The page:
A: Right now, Olney Hall has been completely emptied. In fact, it’s basically been gutted. Business Center, same thing. Harlan Center is now empty, and the gutting process will begin there soon. Then the last academic building that will be vacated is the Administrative Center, which also houses the child development center on the lower level. The new child development center is done, but because we’re right at the end of the semester, the plan is to finish out the academic year and move the new child development center up the road, in to the new facility and then go in and do the work in the old Administrative Center. The fifth building is the one on the corner, the Taqueria that closed earlier this spring.
Q: Is the construction on schedule?
A: Today the bids came in for the demolition crews, which is the first step in the process. The tree-removal was to take place over spring break, and that was successful and happened in just a couple of days. The next phase is the demolition, which happens over the summer, and then the site work begins. The project itself is currently being reviewed by the state architect’s office, which looks at the plans to approve them.
Q: Will this be the last construction paid for by the Measure C Bond?
A: Well there’s some residual work happening in other areas. One of the categories of funding set aside was for ADA work, which is the American with Disabilities Act. For instance there are some buildings without a functional, [disabled] accessible bathroom. In Fusselman Hall, which is one of the oldest buildings on campus, there’s going to be some work done, but there are no plans to demolish it. Right now the plan the board of trustees approved for the Austin science center is to keep the building. There is some question, however, as to the amount of work that would be required to make the science building safe and functional. So that’s an evaluation process we are currently engaging in. The bottom line is, I’m in this building [Austin Science Center], and I need to be for the next two years, and there’s a bunch of other services in this building. It’s needed for swing space. So we need Austin until the end of the bond measure and perhaps beyond that.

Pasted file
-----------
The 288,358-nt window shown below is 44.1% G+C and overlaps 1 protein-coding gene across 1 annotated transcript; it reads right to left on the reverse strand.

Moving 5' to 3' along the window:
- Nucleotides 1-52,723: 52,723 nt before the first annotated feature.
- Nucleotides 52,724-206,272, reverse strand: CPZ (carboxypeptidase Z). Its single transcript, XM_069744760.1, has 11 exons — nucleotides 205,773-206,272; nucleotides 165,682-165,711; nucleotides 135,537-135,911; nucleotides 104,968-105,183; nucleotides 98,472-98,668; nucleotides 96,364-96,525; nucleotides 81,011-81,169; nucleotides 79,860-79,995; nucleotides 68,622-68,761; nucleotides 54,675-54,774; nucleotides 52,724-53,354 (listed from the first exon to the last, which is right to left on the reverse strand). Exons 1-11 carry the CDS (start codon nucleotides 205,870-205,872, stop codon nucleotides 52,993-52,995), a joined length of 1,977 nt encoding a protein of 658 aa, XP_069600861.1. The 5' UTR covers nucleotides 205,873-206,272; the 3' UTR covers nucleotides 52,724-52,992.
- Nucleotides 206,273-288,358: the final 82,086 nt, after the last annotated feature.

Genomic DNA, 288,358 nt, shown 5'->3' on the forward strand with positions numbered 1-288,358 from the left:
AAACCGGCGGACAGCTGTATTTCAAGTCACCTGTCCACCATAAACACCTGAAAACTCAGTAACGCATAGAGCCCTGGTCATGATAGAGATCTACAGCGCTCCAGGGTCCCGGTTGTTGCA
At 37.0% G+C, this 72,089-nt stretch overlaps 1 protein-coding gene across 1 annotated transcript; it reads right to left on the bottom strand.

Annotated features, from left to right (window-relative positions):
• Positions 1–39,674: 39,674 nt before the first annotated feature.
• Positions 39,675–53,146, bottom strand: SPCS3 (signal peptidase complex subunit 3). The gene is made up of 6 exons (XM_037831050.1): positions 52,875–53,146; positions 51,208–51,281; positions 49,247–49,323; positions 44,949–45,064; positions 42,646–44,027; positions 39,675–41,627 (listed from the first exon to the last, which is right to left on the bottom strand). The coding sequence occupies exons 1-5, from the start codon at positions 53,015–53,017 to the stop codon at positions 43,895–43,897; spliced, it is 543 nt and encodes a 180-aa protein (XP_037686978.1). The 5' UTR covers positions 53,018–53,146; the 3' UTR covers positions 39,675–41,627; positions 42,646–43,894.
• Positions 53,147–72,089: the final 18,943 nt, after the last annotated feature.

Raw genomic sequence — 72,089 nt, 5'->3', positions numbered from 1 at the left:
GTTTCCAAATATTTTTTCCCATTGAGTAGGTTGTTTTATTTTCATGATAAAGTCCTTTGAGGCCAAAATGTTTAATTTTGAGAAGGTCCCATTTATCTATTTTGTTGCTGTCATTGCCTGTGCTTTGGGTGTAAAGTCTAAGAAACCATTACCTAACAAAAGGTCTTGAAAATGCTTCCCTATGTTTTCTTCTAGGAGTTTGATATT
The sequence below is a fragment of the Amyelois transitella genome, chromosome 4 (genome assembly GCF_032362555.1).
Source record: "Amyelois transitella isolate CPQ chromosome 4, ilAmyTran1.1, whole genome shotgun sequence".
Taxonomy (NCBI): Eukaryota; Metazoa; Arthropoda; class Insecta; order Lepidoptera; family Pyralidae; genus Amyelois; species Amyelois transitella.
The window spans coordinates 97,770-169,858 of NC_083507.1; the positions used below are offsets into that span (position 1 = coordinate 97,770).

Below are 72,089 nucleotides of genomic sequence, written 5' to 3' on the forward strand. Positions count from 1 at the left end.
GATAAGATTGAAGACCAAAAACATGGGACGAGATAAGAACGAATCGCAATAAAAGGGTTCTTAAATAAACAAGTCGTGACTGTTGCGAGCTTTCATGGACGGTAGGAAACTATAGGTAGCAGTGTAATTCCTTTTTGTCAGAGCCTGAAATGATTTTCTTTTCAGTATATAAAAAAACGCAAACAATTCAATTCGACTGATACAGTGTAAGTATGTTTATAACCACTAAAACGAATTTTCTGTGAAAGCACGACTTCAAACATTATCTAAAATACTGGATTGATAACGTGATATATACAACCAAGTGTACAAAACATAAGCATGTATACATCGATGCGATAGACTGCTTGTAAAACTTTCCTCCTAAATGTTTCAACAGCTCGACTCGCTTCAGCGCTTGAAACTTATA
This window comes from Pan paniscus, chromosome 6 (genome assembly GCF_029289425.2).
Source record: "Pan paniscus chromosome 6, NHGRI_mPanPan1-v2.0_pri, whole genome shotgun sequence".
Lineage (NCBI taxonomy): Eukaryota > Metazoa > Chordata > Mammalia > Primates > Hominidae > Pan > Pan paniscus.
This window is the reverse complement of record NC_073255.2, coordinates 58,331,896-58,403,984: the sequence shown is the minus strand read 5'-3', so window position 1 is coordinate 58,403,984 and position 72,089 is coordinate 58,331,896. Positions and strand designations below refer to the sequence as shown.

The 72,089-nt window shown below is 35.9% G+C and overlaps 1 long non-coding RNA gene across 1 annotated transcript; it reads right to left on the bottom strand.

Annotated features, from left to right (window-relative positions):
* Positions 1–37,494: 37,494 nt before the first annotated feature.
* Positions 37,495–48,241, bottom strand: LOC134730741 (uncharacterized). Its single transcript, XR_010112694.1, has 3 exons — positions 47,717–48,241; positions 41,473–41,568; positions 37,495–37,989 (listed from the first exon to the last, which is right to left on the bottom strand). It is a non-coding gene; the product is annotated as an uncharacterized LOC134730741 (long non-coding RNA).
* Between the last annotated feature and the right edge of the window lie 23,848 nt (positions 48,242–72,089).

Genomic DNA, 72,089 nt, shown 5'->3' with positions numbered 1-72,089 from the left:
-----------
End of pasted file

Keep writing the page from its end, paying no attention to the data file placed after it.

Q: Do we have more or less classes this summer compared to what we had last summer?
A: We have about half of last summer, and that was half of the summer before. There have been gradual cuts. I’ll be honest. At one point in time, I thought we shouldn’t have a summer session this year. And that was because I knew we had to bring down 5 buildings and I know there’s going to be no easy way to deal with that. Then the faculty came back to me and said, “you know what? Let us hit your reduction target”, and they felt very strongly that certain programs in the summer session were essential. They convinced me that having a limited summer session was the right thing to do, because some students need that extra time during summer to keep on transfer schedules. So to reiterate, the previous summer it was half what it had been initially, so it’s about half that again. I don’t know the numbers off the top of my head, but it’s a fairly small offering.
Q: When you eventually leave COM, what would you like your legacy to be?
A: You know I said when I interviewed here that I’d like this to be my last stop. I think the 100th year anniversary of COM is within my professional lifetime, and I wouldn’t mind being here at that 100-year mark, celebrating 100 great years and looking forward to 100 more.